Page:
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Forgetting all bias, let's consider our world afresh.
Beamed down into wombs, we're born on a mission to Earth, we open our eyes and begin to explore.
It's quite a planet. The greatest rocky body in the System. And loaded with life-forms.
And there's more than meets the eye. We can explore extensions such as Pellucidar and Kroth, plus might-have-beens such as the Old Space Program... not to mention the multiple reality-layers caused by meddlesome time-travellers... and the all alternate Earths, notably in Simak stories, extending the possibilities to infinity...
All this is possible because of Earth's remarkable tendency to throw off enlargements or emanations of itself: a capacity for literary extrusion which I term the Shimmer, and which makes the science-fictional orb a lot larger than that described by geographers - a point which is discussed in our page eerie Earths.
Harlei: Before you go on - I've got an idea: let's start from the Martian point of view! Not just any old Martian, either. One of the high-ups: Mu Tel, cynical yet benevolent Toonolian prince in The Master Mind of Mars, who plays with an interplanetary monitoring gadget, looking sunward towards Earth.
Suppose, being Mu Tel, you catch sight of (for example) Ludlow. What's your reaction?
You exclaim: "Issus! What a culture layer!"
Stid: Why Ludlow? Have you got shares in the place?
Harlei: I did say for example. I actually picked it because I have no connection with it. So like the Unknown Soldier, let it stand for many others. In this case, many another everyday
taken-for-granted view of Earth.
More widely, and with whetted appetite, Mu Tel's vision then roves around the entire planet and it really gets him thinking.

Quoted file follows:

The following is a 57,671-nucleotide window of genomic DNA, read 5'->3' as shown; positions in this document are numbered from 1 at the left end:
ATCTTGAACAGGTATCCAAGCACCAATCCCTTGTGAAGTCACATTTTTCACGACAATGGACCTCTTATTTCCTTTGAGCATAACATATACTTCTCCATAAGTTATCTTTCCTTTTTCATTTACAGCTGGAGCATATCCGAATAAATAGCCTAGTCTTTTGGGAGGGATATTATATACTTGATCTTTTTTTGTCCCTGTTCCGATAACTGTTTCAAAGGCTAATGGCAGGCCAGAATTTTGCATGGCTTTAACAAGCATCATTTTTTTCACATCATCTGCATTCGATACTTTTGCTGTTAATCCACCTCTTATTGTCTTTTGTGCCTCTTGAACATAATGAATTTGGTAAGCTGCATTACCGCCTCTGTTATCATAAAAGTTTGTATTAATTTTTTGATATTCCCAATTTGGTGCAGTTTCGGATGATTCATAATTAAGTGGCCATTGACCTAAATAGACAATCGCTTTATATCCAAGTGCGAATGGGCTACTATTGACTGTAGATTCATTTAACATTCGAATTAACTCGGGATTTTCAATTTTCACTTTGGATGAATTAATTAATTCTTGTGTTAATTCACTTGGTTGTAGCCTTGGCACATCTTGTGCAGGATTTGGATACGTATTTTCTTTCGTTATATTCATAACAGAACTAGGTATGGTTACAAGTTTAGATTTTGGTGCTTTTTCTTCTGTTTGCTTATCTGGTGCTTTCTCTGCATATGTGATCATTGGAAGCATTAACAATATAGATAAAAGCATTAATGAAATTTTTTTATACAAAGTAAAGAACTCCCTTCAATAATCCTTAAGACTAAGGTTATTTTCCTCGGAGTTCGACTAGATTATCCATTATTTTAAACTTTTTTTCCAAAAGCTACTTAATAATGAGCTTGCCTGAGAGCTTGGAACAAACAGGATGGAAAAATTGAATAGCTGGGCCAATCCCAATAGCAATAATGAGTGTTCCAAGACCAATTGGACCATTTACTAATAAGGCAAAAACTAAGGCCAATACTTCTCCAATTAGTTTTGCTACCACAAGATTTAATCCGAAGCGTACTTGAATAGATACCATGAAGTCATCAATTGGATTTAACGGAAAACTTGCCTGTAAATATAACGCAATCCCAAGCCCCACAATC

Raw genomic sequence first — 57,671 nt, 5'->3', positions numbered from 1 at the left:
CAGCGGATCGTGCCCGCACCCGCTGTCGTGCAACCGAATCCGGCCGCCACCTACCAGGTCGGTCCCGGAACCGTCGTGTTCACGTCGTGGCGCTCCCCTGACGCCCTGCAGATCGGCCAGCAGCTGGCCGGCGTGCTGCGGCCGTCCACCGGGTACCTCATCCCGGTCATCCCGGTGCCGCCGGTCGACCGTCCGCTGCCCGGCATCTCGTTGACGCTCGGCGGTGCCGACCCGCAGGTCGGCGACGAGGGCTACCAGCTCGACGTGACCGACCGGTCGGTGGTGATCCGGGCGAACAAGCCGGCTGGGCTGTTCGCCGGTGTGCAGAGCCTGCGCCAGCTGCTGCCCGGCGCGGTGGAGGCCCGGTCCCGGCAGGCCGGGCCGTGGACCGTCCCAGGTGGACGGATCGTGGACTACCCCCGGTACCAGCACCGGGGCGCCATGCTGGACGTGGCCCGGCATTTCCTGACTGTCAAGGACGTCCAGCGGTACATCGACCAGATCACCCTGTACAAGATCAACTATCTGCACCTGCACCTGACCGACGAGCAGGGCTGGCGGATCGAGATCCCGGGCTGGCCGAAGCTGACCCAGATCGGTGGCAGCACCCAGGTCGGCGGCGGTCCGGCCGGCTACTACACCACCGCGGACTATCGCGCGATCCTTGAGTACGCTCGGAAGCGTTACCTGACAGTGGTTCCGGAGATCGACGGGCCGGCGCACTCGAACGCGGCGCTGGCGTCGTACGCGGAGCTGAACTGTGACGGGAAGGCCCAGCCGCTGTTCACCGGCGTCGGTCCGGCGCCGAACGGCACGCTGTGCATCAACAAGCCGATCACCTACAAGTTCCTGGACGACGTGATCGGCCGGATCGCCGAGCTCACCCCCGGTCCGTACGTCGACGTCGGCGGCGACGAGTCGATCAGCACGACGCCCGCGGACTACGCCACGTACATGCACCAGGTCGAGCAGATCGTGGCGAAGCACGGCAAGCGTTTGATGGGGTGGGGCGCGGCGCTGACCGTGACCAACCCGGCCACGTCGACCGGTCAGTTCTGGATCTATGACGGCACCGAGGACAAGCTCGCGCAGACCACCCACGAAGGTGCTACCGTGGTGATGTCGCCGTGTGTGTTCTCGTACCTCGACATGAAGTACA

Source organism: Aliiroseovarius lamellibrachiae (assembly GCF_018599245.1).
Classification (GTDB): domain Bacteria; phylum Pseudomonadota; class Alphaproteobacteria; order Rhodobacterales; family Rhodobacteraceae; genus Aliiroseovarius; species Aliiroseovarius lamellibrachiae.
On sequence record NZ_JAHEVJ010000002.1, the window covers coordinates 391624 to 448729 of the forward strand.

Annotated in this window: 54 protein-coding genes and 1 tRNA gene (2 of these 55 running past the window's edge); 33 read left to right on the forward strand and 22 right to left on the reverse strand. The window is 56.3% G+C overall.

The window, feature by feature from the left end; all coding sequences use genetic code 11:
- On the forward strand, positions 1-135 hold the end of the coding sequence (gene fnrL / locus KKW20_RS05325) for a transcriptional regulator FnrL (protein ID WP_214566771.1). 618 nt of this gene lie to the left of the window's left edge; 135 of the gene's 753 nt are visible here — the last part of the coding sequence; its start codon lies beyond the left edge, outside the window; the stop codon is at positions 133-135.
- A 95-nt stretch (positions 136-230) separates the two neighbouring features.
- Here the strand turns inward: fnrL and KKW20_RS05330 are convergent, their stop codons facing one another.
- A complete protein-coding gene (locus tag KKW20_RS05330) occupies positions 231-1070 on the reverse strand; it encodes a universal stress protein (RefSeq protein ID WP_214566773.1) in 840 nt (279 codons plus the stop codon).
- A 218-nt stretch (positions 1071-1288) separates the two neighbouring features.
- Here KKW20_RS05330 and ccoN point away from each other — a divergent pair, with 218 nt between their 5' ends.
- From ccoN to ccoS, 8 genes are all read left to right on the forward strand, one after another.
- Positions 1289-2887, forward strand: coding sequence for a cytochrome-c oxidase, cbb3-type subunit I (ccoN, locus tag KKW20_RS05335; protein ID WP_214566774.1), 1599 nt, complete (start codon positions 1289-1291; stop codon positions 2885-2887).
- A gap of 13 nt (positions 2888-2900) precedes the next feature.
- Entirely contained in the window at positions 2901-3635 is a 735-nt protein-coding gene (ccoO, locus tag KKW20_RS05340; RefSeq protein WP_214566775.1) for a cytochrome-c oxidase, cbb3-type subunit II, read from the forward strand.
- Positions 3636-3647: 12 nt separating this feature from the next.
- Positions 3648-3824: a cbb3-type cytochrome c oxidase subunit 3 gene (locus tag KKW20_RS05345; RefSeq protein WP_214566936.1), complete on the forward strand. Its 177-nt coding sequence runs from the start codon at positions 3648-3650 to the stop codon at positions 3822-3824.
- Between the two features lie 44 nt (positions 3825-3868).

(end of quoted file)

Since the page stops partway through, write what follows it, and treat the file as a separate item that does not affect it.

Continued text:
"By my first ancestor!! Those Jasoomians have as much land area as we Barsoomians, plus an ocean surface over twice as extensive as the land, and much of it dotted with islands. Though their history is much shorter than ours, their huge, beautiful, exciting world has cities, flying machines, ships, jungles, mountains higher and more numerous than ours, savage beasts, mad rulers, the lot. Only its beautiful princesses seem in short supply, but the potential is there, given the right political reforms..."
Stid: Not sure why you're doing this, Zendexor. Why a page about Earth, anyway? What's it doing on this site? Of course one could endlessly list science fiction tales set on Earth - but this website is supposed to be about the Old Solar System. That is, our heritage of dreams about our neighbouring worlds. Dreams dreamed during the first two thirds of the twentieth century, before the age of space probes, but long after the Age of Discovery on Earth.
In other words we're supposed to be focusing on planetary romance which closely pre-dates, and contrasts with, what we learned from the 1960s onwards.
A bright flowering, just before a cut-off.
How, then, is that 1960s cut-off relevant to tales set on planet Earth? There's nothing like that sort of boundary for Earth fiction - no sudden break between Old and New Earth stories. We're living on Earth, we've always lived on it, and since the main terrestrial Age of Discovery occurred centuries before science fiction was invented -
Zendexor: Well, actually, that's arguable. The Travels of Sir John Mandeville...
But no, don't worry, I'm not going to deny, that strictly speaking there's no pre-probe Old Earth contemporary with the pre-probe Old Solar System.
Harlei: Wait, Zendexor, don't give up yet. You could cite lost-race stories by Haggard and Merritt, and the Tarzan tales in which he discovers lost cities and lost empires galore in Africa. And then there's the subterranean and hollow-Earth stuff, Land Under England, The Perilous Descent, Pellucidar...
Zendexor: You're lumping together stuff that is best kept separate. And you're veering away from where I intend to go - but first let me deal with the issues you've raised.
Lost-race tales set on Earth: yeah, there are quite a few of them. And they are a bit sad; I mean they're disappointingly cramped.
Unless, that is, you can "jasoomise" your imagination, as you did at the start of this page (that's to say, view Earth as the mighty Third Planet seen by fresh eyes).
Even if you do jasoomise, though, there's still the fact that a lost-race tale has to be set in a region that's out of touch with the rest of the world - so why not go all the way and set it on another planet? Might as well give the story its very own scope!